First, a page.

The migration of silver eels from the river systems of Europe to the Sargasso Sea in the Atlantic Ocean is a predictable, annual event. This was well understood by the fishermen working along the Trent in the medieval period. Excavations of the river’s palaeochannels at Castle Donington in Leicestershire revealed a remarkably well-preserved array of structures and tools used for one purpose: to catch eels. The earliest evidence dates to the mid/late Saxon period and comprises the remains of weirs that funnelled the eels into traps. There is evidence for wattle hurdles and an eel basket dating to the 9th/10th century, and, by the 12th century, a more substantial weir of timber and stone, a converted mill dam, was in use.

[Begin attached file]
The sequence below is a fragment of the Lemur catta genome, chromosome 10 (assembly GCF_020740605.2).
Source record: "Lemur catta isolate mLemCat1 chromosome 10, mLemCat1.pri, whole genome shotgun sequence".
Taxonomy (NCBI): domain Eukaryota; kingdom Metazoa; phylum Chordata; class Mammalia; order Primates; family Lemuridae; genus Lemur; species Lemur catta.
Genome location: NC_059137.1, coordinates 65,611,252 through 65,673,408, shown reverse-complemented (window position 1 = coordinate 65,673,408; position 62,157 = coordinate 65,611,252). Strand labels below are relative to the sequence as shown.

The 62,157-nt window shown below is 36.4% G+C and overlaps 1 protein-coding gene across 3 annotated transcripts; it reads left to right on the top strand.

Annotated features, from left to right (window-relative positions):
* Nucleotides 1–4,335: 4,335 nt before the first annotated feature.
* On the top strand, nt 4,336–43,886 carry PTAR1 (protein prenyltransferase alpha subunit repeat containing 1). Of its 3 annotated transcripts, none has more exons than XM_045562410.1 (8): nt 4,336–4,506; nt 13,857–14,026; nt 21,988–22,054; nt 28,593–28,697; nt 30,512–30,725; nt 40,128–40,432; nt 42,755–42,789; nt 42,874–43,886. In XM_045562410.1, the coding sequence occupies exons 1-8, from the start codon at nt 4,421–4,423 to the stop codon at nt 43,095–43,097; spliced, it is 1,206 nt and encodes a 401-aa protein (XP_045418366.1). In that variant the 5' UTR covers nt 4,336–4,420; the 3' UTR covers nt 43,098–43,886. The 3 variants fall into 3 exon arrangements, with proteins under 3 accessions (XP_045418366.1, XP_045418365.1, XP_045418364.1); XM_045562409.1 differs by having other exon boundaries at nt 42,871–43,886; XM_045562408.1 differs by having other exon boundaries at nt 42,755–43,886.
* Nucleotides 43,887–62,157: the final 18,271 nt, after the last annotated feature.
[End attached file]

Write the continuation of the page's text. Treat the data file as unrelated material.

Apart from the extraordinary finds, the book makes a significant contribution to our understanding of the inland fishing industry, and its place in the medieval economy. Given that fish bones are so rarely recovered (ironically, there was none even from this site, a result of the acidic sediments), this is especially important.
This review appeared in CA 335.